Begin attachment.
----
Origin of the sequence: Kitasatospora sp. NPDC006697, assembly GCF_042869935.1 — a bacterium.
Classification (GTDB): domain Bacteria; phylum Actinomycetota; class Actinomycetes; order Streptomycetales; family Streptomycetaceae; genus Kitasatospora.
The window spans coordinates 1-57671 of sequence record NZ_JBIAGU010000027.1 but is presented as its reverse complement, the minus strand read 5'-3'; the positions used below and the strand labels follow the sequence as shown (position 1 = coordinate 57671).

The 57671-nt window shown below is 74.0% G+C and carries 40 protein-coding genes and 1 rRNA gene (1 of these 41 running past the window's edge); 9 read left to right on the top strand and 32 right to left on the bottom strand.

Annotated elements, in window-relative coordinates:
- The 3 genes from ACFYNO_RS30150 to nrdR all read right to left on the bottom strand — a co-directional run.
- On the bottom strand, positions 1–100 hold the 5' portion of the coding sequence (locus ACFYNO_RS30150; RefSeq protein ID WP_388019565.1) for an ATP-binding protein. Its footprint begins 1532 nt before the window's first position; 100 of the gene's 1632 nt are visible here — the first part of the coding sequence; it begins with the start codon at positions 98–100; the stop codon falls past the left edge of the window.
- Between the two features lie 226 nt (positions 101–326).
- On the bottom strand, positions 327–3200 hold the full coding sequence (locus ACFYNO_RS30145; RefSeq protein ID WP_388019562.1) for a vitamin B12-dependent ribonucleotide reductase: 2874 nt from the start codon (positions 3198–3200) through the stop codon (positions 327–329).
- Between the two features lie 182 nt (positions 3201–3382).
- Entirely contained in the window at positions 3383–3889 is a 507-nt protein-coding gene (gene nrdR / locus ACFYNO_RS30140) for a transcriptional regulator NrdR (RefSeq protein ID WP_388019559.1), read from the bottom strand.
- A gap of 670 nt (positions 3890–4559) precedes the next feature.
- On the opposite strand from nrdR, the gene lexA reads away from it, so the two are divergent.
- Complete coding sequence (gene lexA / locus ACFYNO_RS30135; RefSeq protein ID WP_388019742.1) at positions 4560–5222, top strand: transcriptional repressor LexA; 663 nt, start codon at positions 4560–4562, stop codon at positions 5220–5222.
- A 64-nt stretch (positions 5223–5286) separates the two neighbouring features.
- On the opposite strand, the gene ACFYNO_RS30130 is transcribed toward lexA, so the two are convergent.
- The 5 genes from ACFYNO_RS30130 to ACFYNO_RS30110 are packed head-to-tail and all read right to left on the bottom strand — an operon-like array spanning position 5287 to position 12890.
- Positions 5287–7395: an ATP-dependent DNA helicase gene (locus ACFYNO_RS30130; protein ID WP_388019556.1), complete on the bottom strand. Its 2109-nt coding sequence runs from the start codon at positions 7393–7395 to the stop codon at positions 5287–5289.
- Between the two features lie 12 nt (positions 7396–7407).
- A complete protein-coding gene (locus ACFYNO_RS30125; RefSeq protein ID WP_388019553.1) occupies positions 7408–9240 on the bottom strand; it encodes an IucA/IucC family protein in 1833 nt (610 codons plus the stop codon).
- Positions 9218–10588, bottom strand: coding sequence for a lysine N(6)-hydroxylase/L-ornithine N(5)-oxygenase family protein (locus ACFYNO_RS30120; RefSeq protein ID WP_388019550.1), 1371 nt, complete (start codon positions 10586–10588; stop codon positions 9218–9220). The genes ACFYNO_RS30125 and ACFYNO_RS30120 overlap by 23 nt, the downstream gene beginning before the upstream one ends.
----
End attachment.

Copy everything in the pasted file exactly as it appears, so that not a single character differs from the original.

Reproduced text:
Origin of the sequence: Kitasatospora sp. NPDC006697, assembly GCF_042869935.1 — a bacterium.
Classification (GTDB): domain Bacteria; phylum Actinomycetota; class Actinomycetes; order Streptomycetales; family Streptomycetaceae; genus Kitasatospora.
The window spans coordinates 1-57671 of sequence record NZ_JBIAGU010000027.1 but is presented as its reverse complement, the minus strand read 5'-3'; the positions used below and the strand labels follow the sequence as shown (position 1 = coordinate 57671).

The 57671-nt window shown below is 74.0% G+C and carries 40 protein-coding genes and 1 rRNA gene (1 of these 41 running past the window's edge); 9 read left to right on the top strand and 32 right to left on the bottom strand.

Annotated elements, in window-relative coordinates:
- The 3 genes from ACFYNO_RS30150 to nrdR all read right to left on the bottom strand — a co-directional run.
- On the bottom strand, positions 1–100 hold the 5' portion of the coding sequence (locus ACFYNO_RS30150; RefSeq protein ID WP_388019565.1) for an ATP-binding protein. Its footprint begins 1532 nt before the window's first position; 100 of the gene's 1632 nt are visible here — the first part of the coding sequence; it begins with the start codon at positions 98–100; the stop codon falls past the left edge of the window.
- Between the two features lie 226 nt (positions 101–326).
- On the bottom strand, positions 327–3200 hold the full coding sequence (locus ACFYNO_RS30145; RefSeq protein ID WP_388019562.1) for a vitamin B12-dependent ribonucleotide reductase: 2874 nt from the start codon (positions 3198–3200) through the stop codon (positions 327–329).
- Between the two features lie 182 nt (positions 3201–3382).
- Entirely contained in the window at positions 3383–3889 is a 507-nt protein-coding gene (gene nrdR / locus ACFYNO_RS30140) for a transcriptional regulator NrdR (RefSeq protein ID WP_388019559.1), read from the bottom strand.
- A gap of 670 nt (positions 3890–4559) precedes the next feature.
- On the opposite strand from nrdR, the gene lexA reads away from it, so the two are divergent.
- Complete coding sequence (gene lexA / locus ACFYNO_RS30135; RefSeq protein ID WP_388019742.1) at positions 4560–5222, top strand: transcriptional repressor LexA; 663 nt, start codon at positions 4560–4562, stop codon at positions 5220–5222.
- A 64-nt stretch (positions 5223–5286) separates the two neighbouring features.
- On the opposite strand, the gene ACFYNO_RS30130 is transcribed toward lexA, so the two are convergent.
- The 5 genes from ACFYNO_RS30130 to ACFYNO_RS30110 are packed head-to-tail and all read right to left on the bottom strand — an operon-like array spanning position 5287 to position 12890.
- Positions 5287–7395: an ATP-dependent DNA helicase gene (locus ACFYNO_RS30130; protein ID WP_388019556.1), complete on the bottom strand. Its 2109-nt coding sequence runs from the start codon at positions 7393–7395 to the stop codon at positions 5287–5289.
- Between the two features lie 12 nt (positions 7396–7407).
- A complete protein-coding gene (locus ACFYNO_RS30125; RefSeq protein ID WP_388019553.1) occupies positions 7408–9240 on the bottom strand; it encodes an IucA/IucC family protein in 1833 nt (610 codons plus the stop codon).
- Positions 9218–10588, bottom strand: coding sequence for a lysine N(6)-hydroxylase/L-ornithine N(5)-oxygenase family protein (locus ACFYNO_RS30120; RefSeq protein ID WP_388019550.1), 1371 nt, complete (start codon positions 10586–10588; stop codon positions 9218–9220). The genes ACFYNO_RS30125 and ACFYNO_RS30120 overlap by 23 nt, the downstream gene beginning before the upstream one ends.